The Morrison government has delayed a decision about whether to push back a scheduled increase in the superannuation guarantee until mid-2021, in response to the economic fallout of the pandemic and a long-awaited retirement review.
The Retirement Income Review, released on Friday, shared findings about how Australians can fund their retirements using voluntary savings and reverse mortgages, rather than solely relying on superannuation.
The superannuation guarantee is scheduled to increase from 9.5% to 10% in July 2021, before further increasing to 12% by 2025.
However, Prime Minister Scott Morrison has indicated he will now postpone making a decision about the planned increase to the super guarantee until May 2021 due to the economic fallout of the pandemic.
“A rate of compulsory superannuation that would result in people having an increase in their living standards in retirement may involve an unacceptable reduction in living standards prior to retirement, particularly for lower-income earners,” an extract of the report stated.
Treasurer Josh Frydenberg said in a statement proposed super reforms would benefit Australians by $17.9 billion over the next 20 years in the form of “lower fees, improved returns and a streamlined superannuation system”.
“Importantly, the report also reaffirms the need to simplify and enhance the efficiency of the superannuation system and lift home-ownership rates as a driver of higher incomes in retirement,” Frydenberg said.
The review, compiled by former Treasury official Michael Callaghan, has been with the government since July, however, its public release was postponed until November 20.
Council of Small Business Organisations Australia CEO Peter Strong says increasing the super guarantee now “is not a win” for workers given the effect higher super payments will have on small businesses.
“It’s the employees that will pay for this. Wages won’t see a decrease, what they’ll see is less hours and less jobs.”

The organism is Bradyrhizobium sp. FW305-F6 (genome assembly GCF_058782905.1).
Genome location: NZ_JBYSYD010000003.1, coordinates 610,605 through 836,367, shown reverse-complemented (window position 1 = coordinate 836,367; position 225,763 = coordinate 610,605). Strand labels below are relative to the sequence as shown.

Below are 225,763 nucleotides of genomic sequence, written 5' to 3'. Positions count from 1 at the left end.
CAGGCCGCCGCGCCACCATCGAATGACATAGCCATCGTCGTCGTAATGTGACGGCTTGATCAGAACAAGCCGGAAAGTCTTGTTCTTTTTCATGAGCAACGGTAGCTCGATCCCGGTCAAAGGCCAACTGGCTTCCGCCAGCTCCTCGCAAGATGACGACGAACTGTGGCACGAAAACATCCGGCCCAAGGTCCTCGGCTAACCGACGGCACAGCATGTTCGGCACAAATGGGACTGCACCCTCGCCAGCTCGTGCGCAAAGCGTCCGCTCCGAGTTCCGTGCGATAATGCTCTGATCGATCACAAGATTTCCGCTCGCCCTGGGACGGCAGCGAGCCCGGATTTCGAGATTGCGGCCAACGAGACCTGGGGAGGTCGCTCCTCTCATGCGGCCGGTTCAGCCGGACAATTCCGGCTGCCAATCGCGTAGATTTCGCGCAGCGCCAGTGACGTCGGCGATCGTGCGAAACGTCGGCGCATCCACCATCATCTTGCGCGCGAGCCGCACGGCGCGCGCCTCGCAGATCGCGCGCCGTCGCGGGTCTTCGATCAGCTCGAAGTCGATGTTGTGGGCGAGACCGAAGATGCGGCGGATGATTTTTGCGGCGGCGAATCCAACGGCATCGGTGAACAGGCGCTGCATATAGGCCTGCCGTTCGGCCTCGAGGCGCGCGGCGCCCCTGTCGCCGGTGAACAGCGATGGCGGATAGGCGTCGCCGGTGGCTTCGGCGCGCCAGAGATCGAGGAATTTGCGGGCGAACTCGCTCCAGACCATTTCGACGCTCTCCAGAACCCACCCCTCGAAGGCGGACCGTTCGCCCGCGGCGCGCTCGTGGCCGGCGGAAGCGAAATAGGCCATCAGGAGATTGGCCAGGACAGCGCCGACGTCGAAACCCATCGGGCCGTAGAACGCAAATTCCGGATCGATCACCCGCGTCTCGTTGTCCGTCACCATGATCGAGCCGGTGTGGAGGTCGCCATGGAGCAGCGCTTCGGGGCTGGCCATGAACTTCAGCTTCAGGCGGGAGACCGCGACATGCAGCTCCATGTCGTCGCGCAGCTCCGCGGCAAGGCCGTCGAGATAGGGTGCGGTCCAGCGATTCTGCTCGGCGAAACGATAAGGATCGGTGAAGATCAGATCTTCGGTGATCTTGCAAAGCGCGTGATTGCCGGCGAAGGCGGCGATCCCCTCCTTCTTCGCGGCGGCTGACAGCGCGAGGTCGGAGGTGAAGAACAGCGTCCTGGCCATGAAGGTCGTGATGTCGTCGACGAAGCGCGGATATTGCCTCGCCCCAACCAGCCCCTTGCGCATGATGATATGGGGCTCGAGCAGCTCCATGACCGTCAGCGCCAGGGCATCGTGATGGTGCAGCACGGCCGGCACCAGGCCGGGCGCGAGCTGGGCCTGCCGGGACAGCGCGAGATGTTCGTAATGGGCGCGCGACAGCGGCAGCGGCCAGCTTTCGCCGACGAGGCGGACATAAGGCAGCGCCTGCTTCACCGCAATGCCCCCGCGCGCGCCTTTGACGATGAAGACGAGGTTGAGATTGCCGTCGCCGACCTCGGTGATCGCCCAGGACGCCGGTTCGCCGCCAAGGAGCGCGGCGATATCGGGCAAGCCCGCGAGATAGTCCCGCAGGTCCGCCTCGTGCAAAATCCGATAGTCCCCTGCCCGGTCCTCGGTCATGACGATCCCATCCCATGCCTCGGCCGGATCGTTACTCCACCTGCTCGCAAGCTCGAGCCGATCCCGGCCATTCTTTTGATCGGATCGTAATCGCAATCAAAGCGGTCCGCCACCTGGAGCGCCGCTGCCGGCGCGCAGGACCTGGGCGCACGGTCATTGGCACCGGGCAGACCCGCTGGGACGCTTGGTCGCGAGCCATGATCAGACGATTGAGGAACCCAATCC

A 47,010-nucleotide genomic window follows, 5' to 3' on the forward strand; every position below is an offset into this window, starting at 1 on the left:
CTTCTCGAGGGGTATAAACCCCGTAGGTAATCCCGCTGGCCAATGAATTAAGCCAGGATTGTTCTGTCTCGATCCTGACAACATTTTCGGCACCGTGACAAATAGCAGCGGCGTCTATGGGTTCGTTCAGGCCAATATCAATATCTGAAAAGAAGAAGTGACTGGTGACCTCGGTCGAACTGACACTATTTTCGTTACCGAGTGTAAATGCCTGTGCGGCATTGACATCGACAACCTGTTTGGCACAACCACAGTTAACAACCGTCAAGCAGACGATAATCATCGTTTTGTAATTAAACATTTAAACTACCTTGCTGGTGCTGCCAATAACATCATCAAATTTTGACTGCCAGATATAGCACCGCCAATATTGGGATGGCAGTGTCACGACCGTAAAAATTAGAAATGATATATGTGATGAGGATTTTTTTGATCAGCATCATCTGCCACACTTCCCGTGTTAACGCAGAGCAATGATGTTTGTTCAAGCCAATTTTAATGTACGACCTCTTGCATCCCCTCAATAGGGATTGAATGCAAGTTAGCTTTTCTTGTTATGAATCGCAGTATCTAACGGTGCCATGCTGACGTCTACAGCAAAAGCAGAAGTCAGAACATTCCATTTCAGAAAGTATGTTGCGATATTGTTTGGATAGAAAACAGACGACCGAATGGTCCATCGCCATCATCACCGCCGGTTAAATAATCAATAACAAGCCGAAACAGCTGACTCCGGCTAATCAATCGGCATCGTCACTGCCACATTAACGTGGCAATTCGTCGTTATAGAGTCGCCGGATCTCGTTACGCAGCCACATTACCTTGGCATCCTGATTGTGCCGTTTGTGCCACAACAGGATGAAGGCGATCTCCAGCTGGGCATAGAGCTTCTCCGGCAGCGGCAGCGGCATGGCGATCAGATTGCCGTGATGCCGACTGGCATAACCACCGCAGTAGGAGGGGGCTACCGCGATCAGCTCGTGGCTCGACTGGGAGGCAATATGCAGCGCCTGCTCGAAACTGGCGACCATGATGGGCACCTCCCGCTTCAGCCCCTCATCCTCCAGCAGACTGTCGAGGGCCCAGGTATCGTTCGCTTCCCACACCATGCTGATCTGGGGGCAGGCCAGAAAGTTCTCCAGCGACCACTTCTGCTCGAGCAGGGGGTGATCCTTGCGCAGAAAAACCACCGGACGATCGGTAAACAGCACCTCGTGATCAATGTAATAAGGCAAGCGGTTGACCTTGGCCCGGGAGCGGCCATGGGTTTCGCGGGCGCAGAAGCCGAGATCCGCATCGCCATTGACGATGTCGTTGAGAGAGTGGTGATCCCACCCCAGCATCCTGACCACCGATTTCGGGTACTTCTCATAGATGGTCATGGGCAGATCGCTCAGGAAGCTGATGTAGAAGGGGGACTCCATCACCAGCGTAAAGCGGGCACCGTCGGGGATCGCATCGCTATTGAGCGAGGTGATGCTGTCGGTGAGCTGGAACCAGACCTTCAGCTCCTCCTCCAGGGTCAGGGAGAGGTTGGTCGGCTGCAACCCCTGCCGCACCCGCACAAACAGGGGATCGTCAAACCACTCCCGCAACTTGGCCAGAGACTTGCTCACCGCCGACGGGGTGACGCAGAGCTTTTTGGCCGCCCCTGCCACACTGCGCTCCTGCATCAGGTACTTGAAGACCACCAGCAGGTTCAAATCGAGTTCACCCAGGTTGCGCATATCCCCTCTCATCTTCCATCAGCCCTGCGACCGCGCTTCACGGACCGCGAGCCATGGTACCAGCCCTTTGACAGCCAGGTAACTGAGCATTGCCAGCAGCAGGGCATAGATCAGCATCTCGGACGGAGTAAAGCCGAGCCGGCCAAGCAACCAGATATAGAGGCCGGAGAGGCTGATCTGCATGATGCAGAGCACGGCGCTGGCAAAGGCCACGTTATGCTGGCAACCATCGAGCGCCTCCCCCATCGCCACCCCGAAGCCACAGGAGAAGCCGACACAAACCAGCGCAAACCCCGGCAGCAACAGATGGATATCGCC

“It’s not a win for the workers,” Strong says.
Strong is supportive of the government’s push to find alternative ways for Australians to fund their retirements, and while he thinks accessing the equity of property using reverse mortgages is worth considering, he says it first needs to be thoroughly considered.
“Reverse mortgages are a good idea, but let’s make sure it’s fit for purpose,” Strong says.
Asked whether the government should commit to the superannuation guarantee increase to 12%, Strong says right now, it isn’t practical.
“In the future, if the economy does wonderful things, then the government can revisit the increases,” Strong says.
On the other side of the superannuation discussion are Labor and the trade unions.
Australian Council of Trade Unions president Michele O’Neil told The Age on Thursday a possible decision to delay the increase to the super guarantee would “rob millions of workers of the best and healthiest years of their retirement”.
Labor’s Shadow Assistant Treasurer Stephen Jones said Frydenberg needed to remain committed to the scheduled increase to 10%, reported the ABC on Thursday.
“The government has to stick to the promise that it made to the Australian people before the last election … this is a structural change to ensure Australians over multiple generations are set up with the right level of retirement savings,” Jones said.